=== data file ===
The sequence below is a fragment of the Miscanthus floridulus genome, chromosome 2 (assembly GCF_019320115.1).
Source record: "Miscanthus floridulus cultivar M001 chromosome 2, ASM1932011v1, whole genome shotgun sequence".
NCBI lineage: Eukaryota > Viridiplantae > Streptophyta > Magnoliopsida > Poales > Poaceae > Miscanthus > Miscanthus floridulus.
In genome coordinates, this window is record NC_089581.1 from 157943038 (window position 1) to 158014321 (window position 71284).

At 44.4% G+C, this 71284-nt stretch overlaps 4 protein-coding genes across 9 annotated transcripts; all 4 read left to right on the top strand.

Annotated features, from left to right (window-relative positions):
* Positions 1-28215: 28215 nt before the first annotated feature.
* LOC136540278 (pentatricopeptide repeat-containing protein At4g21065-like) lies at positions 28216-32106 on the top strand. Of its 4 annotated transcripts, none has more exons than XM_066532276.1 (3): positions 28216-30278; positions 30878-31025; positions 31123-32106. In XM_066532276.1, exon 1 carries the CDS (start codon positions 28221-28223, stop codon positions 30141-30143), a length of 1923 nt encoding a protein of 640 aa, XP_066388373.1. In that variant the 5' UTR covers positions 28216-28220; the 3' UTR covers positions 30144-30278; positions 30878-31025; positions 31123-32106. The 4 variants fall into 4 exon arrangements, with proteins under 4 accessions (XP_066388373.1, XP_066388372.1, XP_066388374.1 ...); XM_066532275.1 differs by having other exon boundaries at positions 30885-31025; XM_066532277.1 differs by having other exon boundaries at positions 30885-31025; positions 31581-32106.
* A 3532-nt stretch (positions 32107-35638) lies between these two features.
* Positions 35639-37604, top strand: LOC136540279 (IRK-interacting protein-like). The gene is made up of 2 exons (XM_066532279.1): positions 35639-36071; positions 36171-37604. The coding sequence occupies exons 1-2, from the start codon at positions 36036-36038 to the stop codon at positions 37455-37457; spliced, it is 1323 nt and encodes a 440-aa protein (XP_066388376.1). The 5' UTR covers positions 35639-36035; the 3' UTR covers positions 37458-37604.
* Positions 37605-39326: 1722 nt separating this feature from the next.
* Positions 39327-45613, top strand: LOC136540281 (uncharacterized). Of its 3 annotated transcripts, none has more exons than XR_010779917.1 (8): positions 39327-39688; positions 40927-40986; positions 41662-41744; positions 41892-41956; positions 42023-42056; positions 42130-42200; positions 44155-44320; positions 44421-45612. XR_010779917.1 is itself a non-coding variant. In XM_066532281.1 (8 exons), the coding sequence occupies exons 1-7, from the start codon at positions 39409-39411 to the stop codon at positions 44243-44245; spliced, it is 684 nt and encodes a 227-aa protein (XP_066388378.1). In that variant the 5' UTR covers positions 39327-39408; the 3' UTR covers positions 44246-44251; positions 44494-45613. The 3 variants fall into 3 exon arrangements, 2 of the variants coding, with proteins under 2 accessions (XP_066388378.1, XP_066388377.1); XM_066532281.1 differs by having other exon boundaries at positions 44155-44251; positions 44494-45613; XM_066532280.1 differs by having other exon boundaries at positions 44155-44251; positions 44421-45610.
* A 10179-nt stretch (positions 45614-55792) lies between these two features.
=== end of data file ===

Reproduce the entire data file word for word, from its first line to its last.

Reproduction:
The sequence below is a fragment of the Miscanthus floridulus genome, chromosome 2 (assembly GCF_019320115.1).
Source record: "Miscanthus floridulus cultivar M001 chromosome 2, ASM1932011v1, whole genome shotgun sequence".
NCBI lineage: Eukaryota > Viridiplantae > Streptophyta > Magnoliopsida > Poales > Poaceae > Miscanthus > Miscanthus floridulus.
In genome coordinates, this window is record NC_089581.1 from 157943038 (window position 1) to 158014321 (window position 71284).

At 44.4% G+C, this 71284-nt stretch overlaps 4 protein-coding genes across 9 annotated transcripts; all 4 read left to right on the top strand.

Annotated features, from left to right (window-relative positions):
* Positions 1-28215: 28215 nt before the first annotated feature.
* LOC136540278 (pentatricopeptide repeat-containing protein At4g21065-like) lies at positions 28216-32106 on the top strand. Of its 4 annotated transcripts, none has more exons than XM_066532276.1 (3): positions 28216-30278; positions 30878-31025; positions 31123-32106. In XM_066532276.1, exon 1 carries the CDS (start codon positions 28221-28223, stop codon positions 30141-30143), a length of 1923 nt encoding a protein of 640 aa, XP_066388373.1. In that variant the 5' UTR covers positions 28216-28220; the 3' UTR covers positions 30144-30278; positions 30878-31025; positions 31123-32106. The 4 variants fall into 4 exon arrangements, with proteins under 4 accessions (XP_066388373.1, XP_066388372.1, XP_066388374.1 ...); XM_066532275.1 differs by having other exon boundaries at positions 30885-31025; XM_066532277.1 differs by having other exon boundaries at positions 30885-31025; positions 31581-32106.
* A 3532-nt stretch (positions 32107-35638) lies between these two features.
* Positions 35639-37604, top strand: LOC136540279 (IRK-interacting protein-like). The gene is made up of 2 exons (XM_066532279.1): positions 35639-36071; positions 36171-37604. The coding sequence occupies exons 1-2, from the start codon at positions 36036-36038 to the stop codon at positions 37455-37457; spliced, it is 1323 nt and encodes a 440-aa protein (XP_066388376.1). The 5' UTR covers positions 35639-36035; the 3' UTR covers positions 37458-37604.
* Positions 37605-39326: 1722 nt separating this feature from the next.
* Positions 39327-45613, top strand: LOC136540281 (uncharacterized). Of its 3 annotated transcripts, none has more exons than XR_010779917.1 (8): positions 39327-39688; positions 40927-40986; positions 41662-41744; positions 41892-41956; positions 42023-42056; positions 42130-42200; positions 44155-44320; positions 44421-45612. XR_010779917.1 is itself a non-coding variant. In XM_066532281.1 (8 exons), the coding sequence occupies exons 1-7, from the start codon at positions 39409-39411 to the stop codon at positions 44243-44245; spliced, it is 684 nt and encodes a 227-aa protein (XP_066388378.1). In that variant the 5' UTR covers positions 39327-39408; the 3' UTR covers positions 44246-44251; positions 44494-45613. The 3 variants fall into 3 exon arrangements, 2 of the variants coding, with proteins under 2 accessions (XP_066388378.1, XP_066388377.1); XM_066532281.1 differs by having other exon boundaries at positions 44155-44251; positions 44494-45613; XM_066532280.1 differs by having other exon boundaries at positions 44155-44251; positions 44421-45610.
* A 10179-nt stretch (positions 45614-55792) lies between these two features.